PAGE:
Externo begins with a series of disclaimers written in bold red lettering as the screen glides through a kaleidoscope of monochrome imagery:

 ‘This film is based on a true story… The reality that you will see in this film is not real… The rulers don’t behave as we show in this film… So, please be kind and don’t interpret this story as reality’.

Is this an earnest plea, sardonic irony or a pointed rebuttal of conspiracy extremists? It might be all three. In any case, it becomes obvious that the filmmakers have an appropriately skeptical view of the world and an awareness of the monied interests that shape it.

Our focaliser is Joseph (Leandro Taub), a radical businessman who plans to conquer the world with $2000 dollars and a smart phone. Living off-grid in a derelict warehouse, Joseph liaises with a network of industries, plotting ways in which to build influence and mountains of capital.

With his beard, suit and black leather boots, Taub has a cultish presence about him. His speech is slow, deliberate and with a heavy accent that gives Joseph authority and authenticity, especially when discussing financial manipulation. After all, Taub is a financial advisor as well as an author, speaker, actor and director. Indeed, his wide interests and endeavours are felt throughout the film.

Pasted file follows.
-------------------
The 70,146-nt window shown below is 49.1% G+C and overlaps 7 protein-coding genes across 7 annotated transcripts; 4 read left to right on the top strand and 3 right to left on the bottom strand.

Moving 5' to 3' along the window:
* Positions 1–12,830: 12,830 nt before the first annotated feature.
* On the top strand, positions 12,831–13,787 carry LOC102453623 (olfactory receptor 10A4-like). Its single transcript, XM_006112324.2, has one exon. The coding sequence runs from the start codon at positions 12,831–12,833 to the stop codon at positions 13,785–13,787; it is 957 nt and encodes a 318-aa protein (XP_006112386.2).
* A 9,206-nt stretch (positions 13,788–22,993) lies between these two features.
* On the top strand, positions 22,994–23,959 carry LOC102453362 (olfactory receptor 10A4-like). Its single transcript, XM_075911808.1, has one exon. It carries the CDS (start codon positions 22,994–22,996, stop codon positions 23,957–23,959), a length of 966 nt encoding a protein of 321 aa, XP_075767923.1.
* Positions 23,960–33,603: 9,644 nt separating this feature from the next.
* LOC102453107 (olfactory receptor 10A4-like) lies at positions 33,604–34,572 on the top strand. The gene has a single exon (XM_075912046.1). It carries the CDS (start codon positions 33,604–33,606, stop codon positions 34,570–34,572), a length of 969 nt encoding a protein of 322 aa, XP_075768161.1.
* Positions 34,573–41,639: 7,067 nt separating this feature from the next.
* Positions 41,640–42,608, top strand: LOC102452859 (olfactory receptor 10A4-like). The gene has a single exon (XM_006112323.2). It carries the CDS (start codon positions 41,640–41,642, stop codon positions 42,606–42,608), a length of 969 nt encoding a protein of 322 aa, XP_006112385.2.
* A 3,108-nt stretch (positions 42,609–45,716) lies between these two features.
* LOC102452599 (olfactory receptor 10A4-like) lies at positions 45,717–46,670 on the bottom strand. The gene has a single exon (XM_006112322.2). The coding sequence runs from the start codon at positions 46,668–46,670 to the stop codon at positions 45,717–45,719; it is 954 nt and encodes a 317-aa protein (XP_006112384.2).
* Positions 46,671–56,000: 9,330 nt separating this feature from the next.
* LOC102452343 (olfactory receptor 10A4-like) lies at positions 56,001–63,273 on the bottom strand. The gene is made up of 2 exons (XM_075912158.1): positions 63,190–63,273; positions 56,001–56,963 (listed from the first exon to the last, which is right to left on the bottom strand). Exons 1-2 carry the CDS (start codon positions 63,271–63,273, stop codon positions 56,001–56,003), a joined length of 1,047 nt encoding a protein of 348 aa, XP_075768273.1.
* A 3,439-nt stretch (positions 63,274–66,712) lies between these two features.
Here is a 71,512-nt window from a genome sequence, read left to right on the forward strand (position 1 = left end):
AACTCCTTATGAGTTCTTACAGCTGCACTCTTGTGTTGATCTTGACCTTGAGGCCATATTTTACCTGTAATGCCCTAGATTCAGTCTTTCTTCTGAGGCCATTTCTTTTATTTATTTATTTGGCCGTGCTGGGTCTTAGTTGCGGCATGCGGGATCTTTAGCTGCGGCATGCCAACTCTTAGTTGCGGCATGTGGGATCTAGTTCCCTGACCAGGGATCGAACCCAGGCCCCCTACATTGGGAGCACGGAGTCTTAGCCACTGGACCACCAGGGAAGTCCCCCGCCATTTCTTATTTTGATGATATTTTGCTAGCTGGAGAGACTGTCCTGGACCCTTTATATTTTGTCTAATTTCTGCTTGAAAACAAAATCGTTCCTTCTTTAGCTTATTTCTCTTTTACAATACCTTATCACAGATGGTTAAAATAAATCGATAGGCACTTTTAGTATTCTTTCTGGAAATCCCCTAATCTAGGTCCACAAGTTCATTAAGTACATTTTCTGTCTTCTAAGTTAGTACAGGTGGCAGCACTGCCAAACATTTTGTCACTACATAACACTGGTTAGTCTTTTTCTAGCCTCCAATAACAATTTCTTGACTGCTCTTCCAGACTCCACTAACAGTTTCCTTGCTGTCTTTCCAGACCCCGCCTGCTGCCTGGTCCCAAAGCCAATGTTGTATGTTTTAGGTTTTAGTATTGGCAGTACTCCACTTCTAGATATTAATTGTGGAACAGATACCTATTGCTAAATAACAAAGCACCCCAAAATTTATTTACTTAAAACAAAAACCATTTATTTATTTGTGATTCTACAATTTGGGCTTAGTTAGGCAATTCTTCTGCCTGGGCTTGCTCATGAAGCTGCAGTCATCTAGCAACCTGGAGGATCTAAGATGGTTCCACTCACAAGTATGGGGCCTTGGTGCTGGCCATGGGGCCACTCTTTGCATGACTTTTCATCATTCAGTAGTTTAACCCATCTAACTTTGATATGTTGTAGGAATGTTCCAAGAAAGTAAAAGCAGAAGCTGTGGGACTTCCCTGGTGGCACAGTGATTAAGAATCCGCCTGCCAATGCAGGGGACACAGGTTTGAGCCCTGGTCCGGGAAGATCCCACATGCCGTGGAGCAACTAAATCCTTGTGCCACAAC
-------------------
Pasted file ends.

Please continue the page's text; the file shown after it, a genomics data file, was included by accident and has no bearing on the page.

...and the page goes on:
externoAs Joseph’s net worth grows, so does his greed and amorality. In the film’s timeliest and most conspiratorial moment, Joseph engineers a virus outbreak in Namibia so that he can provide a vaccine,  which sends millions of dollars into his bank accounts. By the film’s end, he is a political puppet master spreading his tentacles across the globe.

It is a story of how absolute power corrupts absolutely, and it is presented in a style that combines political satire with art installation. Particularly striking is the ultra-wide 3.55:1 aspect ratio, which few will have encountered before. Also, the various derelict sites in which Joseph operates are photographed well by Jesse Mickle and Jonas Schneider, capturing rays of light cutting through the dankness.

Ultimately, despite its conspiratorial geopolitics, Externo’s formatting will lend itself best to an experimental art house crowd. One not too dissimilar to that of Alejandro Jodorowsky, with whom Leandro Taub collaborated on Endless Poetry.